(Bloomberg) -- Believe it or not, it’s easier than ever to buy great wines without spending a fortune. From my tastings this year, I’ve picked 50 wines that cost under $50 a bottle—and deliver both value and sheer deliciousness for the price.
To find the biggest bang for the buck, look in emerging regions and those with less buzz, such as Mendocino instead of Napa, Beaujolais instead of Burgundy.
Rather than hunting the best-known grape varieties, try such neglected classics as chenin blanc or hard-to-pronounce obscure ones, like voisinho. Entry level and second wines from the best estates almost always offer top value.
Above all, shop around. (That’s what the internet is for.)
For top inexpensive bubbly, look outside Champagne.
NV Jansz Premium Cuvée Brut ($22): Cool Tasmania is the source of this fresh, fruity sparkler with creamy bubbles and tangy acidity.
2015 Domaine La Grange Tiphaine Rosa, Rosé, Rosam ($24): Few pet nat sparklers are as delicious as this refreshing pink organic from 80-year-old vines in the Loire Valley.
NV Quartz Reef Methode Traditionelle Brut ($27): A top pinot noir producer in New Zealand’s Central Otago crafts this lemony, zesty bubbly in a classic manner.
2010 Bolney Estate Blanc de Blancs Brut ($50): English fizz has just arrived in the U.S. This sophisticated example has a citrus and mineral character that mirrors fine Champagne.
When Only Champagne Will Do
Non-vintage blends, especially those from grower-producers (the hundreds of tiny estates that rely on their own vineyards for grape), are usually the most affordable Champagnes.
NV Ayala Brut Majeur ($35 to $40): An under-the-radar grande marque owned by Bollinger makes this pretty, floral-scented, full-bodied bubbly.
NV Pierre Moncuit Blanc de Blancs Grand Cru Delos ($43): This grower is noted for fizz with freshness and energy, like this all-chardonnay cuvée from grand cru vineyards.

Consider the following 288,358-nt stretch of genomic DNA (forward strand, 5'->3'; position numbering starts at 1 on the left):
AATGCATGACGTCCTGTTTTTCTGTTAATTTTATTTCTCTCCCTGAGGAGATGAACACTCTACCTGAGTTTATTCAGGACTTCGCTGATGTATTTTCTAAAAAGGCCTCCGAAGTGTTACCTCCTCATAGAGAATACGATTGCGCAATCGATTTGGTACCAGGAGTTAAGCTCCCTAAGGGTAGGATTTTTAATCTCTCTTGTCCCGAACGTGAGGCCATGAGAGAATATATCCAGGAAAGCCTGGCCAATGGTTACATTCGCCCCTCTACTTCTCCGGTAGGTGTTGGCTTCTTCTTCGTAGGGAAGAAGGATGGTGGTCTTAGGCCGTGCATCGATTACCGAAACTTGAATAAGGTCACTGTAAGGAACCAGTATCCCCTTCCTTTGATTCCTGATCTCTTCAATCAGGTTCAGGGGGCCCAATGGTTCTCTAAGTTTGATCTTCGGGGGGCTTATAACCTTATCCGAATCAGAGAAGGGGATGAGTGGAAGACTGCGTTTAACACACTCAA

NV Arlaux Grande Cuvée Premier Cru Brut ($45): This blend from a tiny grower highlights pinot meunier, which gives the wine a wonderful fruity richness.
NV Tarlant Zero Brut Nature ($50): This edgy, smoky blend (pinot noir, chardonnay, and pinot meunier) has more complexity than most non-vintage cuvées.
NV Savart Brut L’Ouverture Premier Cru ($49): Savart has become sommeliers’ “in” producer, and his entry-level, spice-scented, all-pinot cuvée is a great introduction to his style.
NV Gatinois Grand Cru Brut Tradition ($50): Very fresh, perfumed, and layered, this light, balanced wine offers stunning quality for the price.
These dry, full-bodied examples go with just about everything.
2014 Torre Di Beati Cerasuolo d’Abruzzo ($18): Deep reddish-pink, this winter weight rosé is packed with juicy red-cherry flavors, and is almost like a red wine.
2014 Clos Cibonne Cuvée Tradition Côtes de Provence Rosé ($28): This fresh, spicy-salty rosé is made primarily from the ancient tibouren grape—perfect for rich fish stews and curries.
2015 Poe Sonoma County Rosé ($29): A blend of pinot noir and pinot meunier, this has everything you want in a rosé: mouthwatering acidity, hints of red berries, and elegance.
From zingy aperitifs to savory dinner wines.
2015 Casa Ferreirinha Planalto Reserva Douro White ($15): This light, citrusy everyday Portuguese white is made from seven grape varieties: viosinho, malvasia fina, gouveio, codega, arinto, rabigato, and moscatel.
2014 Domaine de la Louvetrie Le Fief du Breil Muscadet Sevre et Maine Sur Lie ($19): The quintessential oyster wine, Muscadet remains undervalued. This pure, bright example is smoky and salty.
2014 Rafael Palacios Louro do Bolo Godello ($20): One of Spain’s best winemakers makes this stunning blend of godello and treixadura grapes in Galicia.
2015 Alois Lageder Haberle Pinot Bianco ($23): Apple and tangy mineral flavors mark this mouthwatering white from Italy’s Alto Adige region.
2014 Les Enfers Tranquille Michel Autran Vouvray ($25): This wonderful chenin blanc, from a hot new winemaker in the Loire Valley, has intense, layered richness and minerality.
2015 Lang & Reed Wine Co. Chenin Blanc Napa Valley ($26): The second vintage of this stylish, dry wine has bright notes of peaches. The producer is one of the few in California to excel with this Loire Valley grape.
2015 Schäfer-Frôhlich Riesling Trocken ($26): This bargain riesling from a rising winemaker is precise and pure, with notes of slate and lemongrass.
2013 Marco de Bartoli Grappoli del Grillo ($27): A rich, intense Sicilian white with notes of lemon fruit and a floral-mineral bouquet, it has oodles of depth and individual character for the price.
2015 Lieu Dit Sauvignon Blanc ($25): Light, yet intense, this white from the Santa Ynez Valley shows off the new, fresher style of sauvignon being made in California.
2014 Greywacke Sauvignon Blanc Wild ($25): This is serious New Zealand sauvignon, with tons of personality and layers of mint and lemon verbena flavors.